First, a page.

Priced out of Paradise: Think home prices are high now? Experts - Hawaii News Now - KGMB and KHNL

Priced out of Paradise: Think home prices are high now? Experts say it's not going to get cheaper

HONOLULU (HawaiiNewsNow) -

Housing prices in Hawaii hit a record-high this year -- and while many people may say it's harder to buy a home here than ever before, experts say that might not be the case.

No one is saying housing is cheap -- but local economists, Realtors and mortgage lenders are saying a number of factors actually make this a good time to purchase a home in Hawaii.

"I know that prices seem to be at a larger price than most people can even fathom -- but out of the 30 years that I've been a Realtor, I've looked at the market and I know that it's not going to get cheaper," explained Kay Mukaigawa, the president and primary broker for Primary Properties.

Mukaigawa specializes in selling single family homes in the median price range -- right now that's $730,000.

"We're not saying that prices are affordable but we're saying that if you're going to buy, buy now," said Mukaigawa.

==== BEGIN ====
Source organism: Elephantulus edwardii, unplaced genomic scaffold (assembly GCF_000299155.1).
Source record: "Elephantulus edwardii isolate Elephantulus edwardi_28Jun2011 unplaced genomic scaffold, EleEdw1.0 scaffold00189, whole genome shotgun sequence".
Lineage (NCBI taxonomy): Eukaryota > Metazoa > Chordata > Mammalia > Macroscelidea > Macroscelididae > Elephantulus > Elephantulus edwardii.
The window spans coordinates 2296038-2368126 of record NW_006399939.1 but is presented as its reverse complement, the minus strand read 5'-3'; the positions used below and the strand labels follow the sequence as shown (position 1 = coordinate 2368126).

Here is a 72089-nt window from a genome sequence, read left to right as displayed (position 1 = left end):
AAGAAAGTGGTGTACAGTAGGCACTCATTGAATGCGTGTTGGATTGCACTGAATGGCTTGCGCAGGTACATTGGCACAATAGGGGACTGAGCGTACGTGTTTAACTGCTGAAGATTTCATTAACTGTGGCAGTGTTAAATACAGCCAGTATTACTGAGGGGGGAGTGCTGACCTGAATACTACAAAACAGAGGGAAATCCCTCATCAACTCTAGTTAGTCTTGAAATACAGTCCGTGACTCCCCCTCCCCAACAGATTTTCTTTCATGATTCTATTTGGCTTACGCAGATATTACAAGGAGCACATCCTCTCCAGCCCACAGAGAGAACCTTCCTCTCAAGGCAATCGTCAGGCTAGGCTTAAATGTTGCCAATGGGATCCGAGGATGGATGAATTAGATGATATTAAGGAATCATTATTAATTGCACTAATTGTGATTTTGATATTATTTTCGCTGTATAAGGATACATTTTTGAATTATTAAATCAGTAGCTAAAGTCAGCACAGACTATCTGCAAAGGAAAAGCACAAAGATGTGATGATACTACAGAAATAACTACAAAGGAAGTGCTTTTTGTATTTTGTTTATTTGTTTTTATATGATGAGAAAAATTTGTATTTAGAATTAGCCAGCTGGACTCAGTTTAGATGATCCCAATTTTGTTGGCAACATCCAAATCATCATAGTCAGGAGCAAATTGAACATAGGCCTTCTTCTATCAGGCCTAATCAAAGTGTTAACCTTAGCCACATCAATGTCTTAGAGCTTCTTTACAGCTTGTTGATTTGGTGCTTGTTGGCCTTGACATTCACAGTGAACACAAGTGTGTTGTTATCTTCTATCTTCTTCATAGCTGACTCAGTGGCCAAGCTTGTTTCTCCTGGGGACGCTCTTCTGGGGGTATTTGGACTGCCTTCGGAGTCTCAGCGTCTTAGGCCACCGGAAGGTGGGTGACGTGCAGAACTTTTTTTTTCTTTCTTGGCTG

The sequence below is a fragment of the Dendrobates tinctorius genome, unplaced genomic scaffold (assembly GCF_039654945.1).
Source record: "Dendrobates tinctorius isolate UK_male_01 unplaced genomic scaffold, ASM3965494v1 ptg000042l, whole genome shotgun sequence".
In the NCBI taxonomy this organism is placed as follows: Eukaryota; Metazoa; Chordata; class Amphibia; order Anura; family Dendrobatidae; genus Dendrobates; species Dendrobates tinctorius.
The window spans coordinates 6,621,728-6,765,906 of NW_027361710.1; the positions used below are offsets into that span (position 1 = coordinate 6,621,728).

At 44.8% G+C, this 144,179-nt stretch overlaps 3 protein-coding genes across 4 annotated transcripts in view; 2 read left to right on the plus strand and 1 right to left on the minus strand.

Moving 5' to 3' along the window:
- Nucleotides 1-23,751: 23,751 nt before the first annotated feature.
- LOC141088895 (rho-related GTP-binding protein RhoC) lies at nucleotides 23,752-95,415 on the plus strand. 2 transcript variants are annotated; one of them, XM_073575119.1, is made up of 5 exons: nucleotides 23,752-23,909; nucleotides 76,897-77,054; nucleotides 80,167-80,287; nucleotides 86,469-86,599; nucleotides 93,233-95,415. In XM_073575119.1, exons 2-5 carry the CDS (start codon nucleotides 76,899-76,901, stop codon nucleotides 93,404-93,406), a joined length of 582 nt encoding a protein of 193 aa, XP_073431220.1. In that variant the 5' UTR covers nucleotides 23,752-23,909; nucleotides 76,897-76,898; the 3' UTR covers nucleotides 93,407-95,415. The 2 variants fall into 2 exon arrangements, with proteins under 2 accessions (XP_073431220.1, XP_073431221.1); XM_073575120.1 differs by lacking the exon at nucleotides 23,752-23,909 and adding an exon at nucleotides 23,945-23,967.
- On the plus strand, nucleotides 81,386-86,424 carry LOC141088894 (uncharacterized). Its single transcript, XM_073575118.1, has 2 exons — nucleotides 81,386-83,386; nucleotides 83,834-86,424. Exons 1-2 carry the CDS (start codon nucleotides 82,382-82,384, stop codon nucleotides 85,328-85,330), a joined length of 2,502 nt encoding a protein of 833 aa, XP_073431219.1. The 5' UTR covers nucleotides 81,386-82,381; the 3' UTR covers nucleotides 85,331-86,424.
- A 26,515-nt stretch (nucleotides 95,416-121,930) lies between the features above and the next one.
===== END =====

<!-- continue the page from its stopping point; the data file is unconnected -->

Mortgage lenders agree. They say interest rates aren't at historic lows, but they're only slightly higher -- though they're expected to rise as the economy strengthens.

"Now would be the time" to buy, said Nelson Oyadomari, the branch manager for Primary Residential Mortgage.

Economist Paul Brewbaker says if you can't afford to buy in Hawaii right now, you likely never will.

"It's never been cheap. Trust me when I tell you, it's never been better," Brewbaker said.

Brewbaker says he's crunched the numbers and found home prices have leveled off and are now rising at about five percent each year. He says incomes are rising at a similar rate -- about 4 percent. Those figures, coupled with current inflation and low mortgage rates, have created what he describes as an "ideal opportunity" for homeownership.

"You can't afford to?! You can't afford not to. Historically, it's never been cheaper for the median household to acquire the median-priced home," said Brewbaker.

Realtors say they understand that the average prospective home-buyer doesn't have $146,000 for a 20 percent down payment on a median-priced single family home, but they say compromising on size and location can make the dream of no longer renting a reality.

"Maybe you got to start with a studio. Start with a condo. Start with something and work your way up, but become a homeowner," said Mukaigawa.

This story is part of an ongoing series, "Priced out of Paradise," in which Hawaii News Now will explore Hawaii's high cost of living and why so many island families are struggling to make ends meet.
 
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